Not to mention in the US many of these would have ended up on the streets...

The first step to solve a problem is to acknowledge there is a problem.

What makes you so sure they're due to mental health issues? If I could chose to play video games all day instead of working, I probably would.

Try it out. It can be somewhat okay the first year. Never heard of anyone making it through three years and still enjoying it.

I mean, you go for variety. There are countless games / type of games to choose from. You can also watch shows/films/educational content. Read interesting stuff on social media / hn. So many different interesting ways to spend your time. And online communities can give you the bit of social validation you need without being productive to society or justifying aspects of yourself.

To me the bigger cause of not enjoying it was/is external life getting back at you, notably worries about the future. I don't want to go to far into personal details, but I enjoyed it long enough to be confident I could indefinitely, if our society would be supporting it. This might be fine for a "robots do all the work" kind of future, but I have my doubts about UBI.

Anyway, after some point you most definitively want help to get out. As for mental health, there are probably reasons that made you retreat, but it likely caused new issues as well. But that's just one part of a well functioning support network.

I think it's more the "not interacting with others" part that's unhealthy, not the "not working outside the home" part. We don't consider, for example, stay at home parents to have a problem, nor do we consider retired people.

playing video games all day long is probably just to fulfill a deeper need for something else.

Which country are you from and what qualifies you to criticize Japan I wonder?

I'm more curious as to why one would need a particular qualification in order to criticize Japan.

I’m from US and live in Japan. I know first hand about the lack of availability of mental health services and even the basic acknowledgment of depression as an issue that requires treatment. I would wager a large majority of these recluses are suffering from treatable depression.

Oh, there is acknowledgement that it needs to be treated alright. Especially by those who suffer it, counterintuitive as it sounds.

It's the basis for the wildly successful and profitable "mental clinic" franchise business. There is one of those ( or two, or three, or four ) in front of every train station in Tokyo. For those who don't know Japan, take a look at a train map of Greater Tokyo and count stations, just for fun. You'll be doing that for a while. Then multiply the number by 2 or 4 to get to the number of "mental clinics".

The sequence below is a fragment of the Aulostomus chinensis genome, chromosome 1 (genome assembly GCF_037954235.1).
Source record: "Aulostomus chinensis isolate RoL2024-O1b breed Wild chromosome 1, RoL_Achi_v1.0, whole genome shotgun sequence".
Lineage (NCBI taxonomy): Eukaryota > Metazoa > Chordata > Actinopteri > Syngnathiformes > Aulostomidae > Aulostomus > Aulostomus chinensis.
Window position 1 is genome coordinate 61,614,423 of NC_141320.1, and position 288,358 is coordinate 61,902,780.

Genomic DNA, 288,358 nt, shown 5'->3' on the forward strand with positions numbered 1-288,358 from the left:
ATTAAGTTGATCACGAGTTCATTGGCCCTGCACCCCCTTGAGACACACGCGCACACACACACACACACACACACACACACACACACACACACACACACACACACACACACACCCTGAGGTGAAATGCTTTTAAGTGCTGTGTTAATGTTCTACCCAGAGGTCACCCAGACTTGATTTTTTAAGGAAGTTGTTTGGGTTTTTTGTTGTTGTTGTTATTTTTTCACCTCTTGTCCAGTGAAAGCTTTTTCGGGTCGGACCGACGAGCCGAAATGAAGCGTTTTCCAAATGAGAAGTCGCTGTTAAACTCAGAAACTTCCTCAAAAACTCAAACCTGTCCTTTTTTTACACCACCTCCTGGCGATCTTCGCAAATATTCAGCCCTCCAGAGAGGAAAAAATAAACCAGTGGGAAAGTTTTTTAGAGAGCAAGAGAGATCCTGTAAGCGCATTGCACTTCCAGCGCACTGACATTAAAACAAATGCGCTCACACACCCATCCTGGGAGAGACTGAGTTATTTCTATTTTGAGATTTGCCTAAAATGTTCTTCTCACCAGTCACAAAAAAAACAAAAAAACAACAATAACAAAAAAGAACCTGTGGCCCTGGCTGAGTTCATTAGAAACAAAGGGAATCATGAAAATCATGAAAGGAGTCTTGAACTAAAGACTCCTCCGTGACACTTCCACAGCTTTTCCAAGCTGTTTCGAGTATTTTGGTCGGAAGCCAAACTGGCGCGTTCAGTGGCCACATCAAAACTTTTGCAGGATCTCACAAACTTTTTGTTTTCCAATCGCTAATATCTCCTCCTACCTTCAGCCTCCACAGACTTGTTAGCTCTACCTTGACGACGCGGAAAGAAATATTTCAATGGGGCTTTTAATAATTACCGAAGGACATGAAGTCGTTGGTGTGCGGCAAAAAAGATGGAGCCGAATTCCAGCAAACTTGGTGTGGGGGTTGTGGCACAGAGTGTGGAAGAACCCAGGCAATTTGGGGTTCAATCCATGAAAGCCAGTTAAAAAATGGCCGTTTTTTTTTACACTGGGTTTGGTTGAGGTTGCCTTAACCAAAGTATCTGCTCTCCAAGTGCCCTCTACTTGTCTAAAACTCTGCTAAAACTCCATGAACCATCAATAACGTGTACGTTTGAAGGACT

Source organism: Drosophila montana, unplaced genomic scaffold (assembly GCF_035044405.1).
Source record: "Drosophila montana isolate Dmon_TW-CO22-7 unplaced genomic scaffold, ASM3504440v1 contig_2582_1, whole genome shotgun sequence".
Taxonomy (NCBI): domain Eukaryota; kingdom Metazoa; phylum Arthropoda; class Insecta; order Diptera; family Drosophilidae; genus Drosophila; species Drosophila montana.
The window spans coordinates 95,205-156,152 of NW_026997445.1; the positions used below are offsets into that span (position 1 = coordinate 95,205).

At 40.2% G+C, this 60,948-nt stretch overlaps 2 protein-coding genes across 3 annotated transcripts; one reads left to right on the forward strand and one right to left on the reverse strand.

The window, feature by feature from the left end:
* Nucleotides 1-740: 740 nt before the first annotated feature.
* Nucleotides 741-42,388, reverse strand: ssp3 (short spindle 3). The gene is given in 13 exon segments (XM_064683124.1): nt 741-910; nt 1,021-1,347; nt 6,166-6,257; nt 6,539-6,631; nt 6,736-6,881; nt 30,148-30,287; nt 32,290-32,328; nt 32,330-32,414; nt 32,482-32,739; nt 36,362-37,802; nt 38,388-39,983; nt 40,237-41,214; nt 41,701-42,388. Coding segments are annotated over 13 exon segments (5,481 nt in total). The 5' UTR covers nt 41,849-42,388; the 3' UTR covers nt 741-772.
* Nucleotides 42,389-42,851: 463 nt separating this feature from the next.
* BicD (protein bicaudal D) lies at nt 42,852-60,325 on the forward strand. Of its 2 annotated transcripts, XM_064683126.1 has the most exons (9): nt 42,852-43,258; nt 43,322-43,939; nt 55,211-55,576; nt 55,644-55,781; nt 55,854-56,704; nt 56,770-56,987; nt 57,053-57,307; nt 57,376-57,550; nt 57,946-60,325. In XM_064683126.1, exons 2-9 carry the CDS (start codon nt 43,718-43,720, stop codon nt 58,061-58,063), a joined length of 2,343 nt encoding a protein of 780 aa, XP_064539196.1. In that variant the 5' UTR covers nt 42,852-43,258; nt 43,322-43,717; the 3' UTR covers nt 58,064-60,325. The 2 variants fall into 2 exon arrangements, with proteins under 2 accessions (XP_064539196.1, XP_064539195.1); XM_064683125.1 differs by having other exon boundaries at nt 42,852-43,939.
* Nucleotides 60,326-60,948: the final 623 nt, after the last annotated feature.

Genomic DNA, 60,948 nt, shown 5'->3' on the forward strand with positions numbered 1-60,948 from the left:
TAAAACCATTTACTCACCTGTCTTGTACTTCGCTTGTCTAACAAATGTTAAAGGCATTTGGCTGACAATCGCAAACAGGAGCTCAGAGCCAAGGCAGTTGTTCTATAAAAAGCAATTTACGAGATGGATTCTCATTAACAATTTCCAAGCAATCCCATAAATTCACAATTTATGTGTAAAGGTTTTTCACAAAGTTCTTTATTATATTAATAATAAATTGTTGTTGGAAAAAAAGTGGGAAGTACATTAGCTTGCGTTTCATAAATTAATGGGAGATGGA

Those are little more than drug dispensers run by legally authorized pimps with no medical expertise of any kind or a psychiatrist or psychologist anywhere on the premises, but anyone ( and millions do ) can "treat" their anxiety, depression, or insomnia, with half a dozen prescriptions a month. For good measure, they make sure to book appointments weekly in both the clinic near home and also the one near work. And maybe have a third one as backup.

What's needed is proper mental health services, on that you're spot on. And as another comment points out, to erase the stigma of suffering a mentall illness, so people don't use alcohol or these vending machine style clinics with no oversight to treat themselves.

That it is a problem and it needs to be treated everyone's perfectly aware of.

Easy to explain, Japanese deny themselves the right to be weak, they are all supposed to be samurai. Same as in Russia, you are supposed to be a Communist hero whatever happens, mental health issues, especially among men, are as if don't exist there - guys just 'fix' themselves with vodka when they have to, or with suicide if vodka doesn't help anymore. In Russia people can't become hikikomori en masse just because the country is poor so their parents won't be able to feed them - and also because they have same hero mentality so would just beat the crap out of their kids if they tried to lock themselves up in their rooms.

Also, on the good side, in Russia there are much fewer social obligations before people. As in Japan, if you didn't get a college degree to become a salaried employee in a huge company, you are fucked and no one respects you. In Russia, you can do a lot of things and with vast majority population being dirt poor and apathetic, social standards of what constitutes 'successful enough' are very low - some kid who dropped out of college to make $1500 on Upwork writting crappy PHP code at the age of 30 is a success story and his parents are proud of him - in Japan he would be a hikikomori because it would be a total shame to be in that state.

You are getting downvoted for some reason but you are right, in fact this problem and this attitude is present in almost all countries from post-soviet block [0] Men are not allowed to be 'weak' and any display of it is usually ridiculed by society

[0] https://jakubmarian.com/suicide-rates-by-country-in-europe/

With the added problem of the very strong stigma in japan against mental health issues which means that most would be very unlikely to consult.

I don't have any first hand experience but I have several Japanese friends that got diagnosed with mental illness or depression and given paid months off work by doctor's recommendation, something I'm not aware of in the USA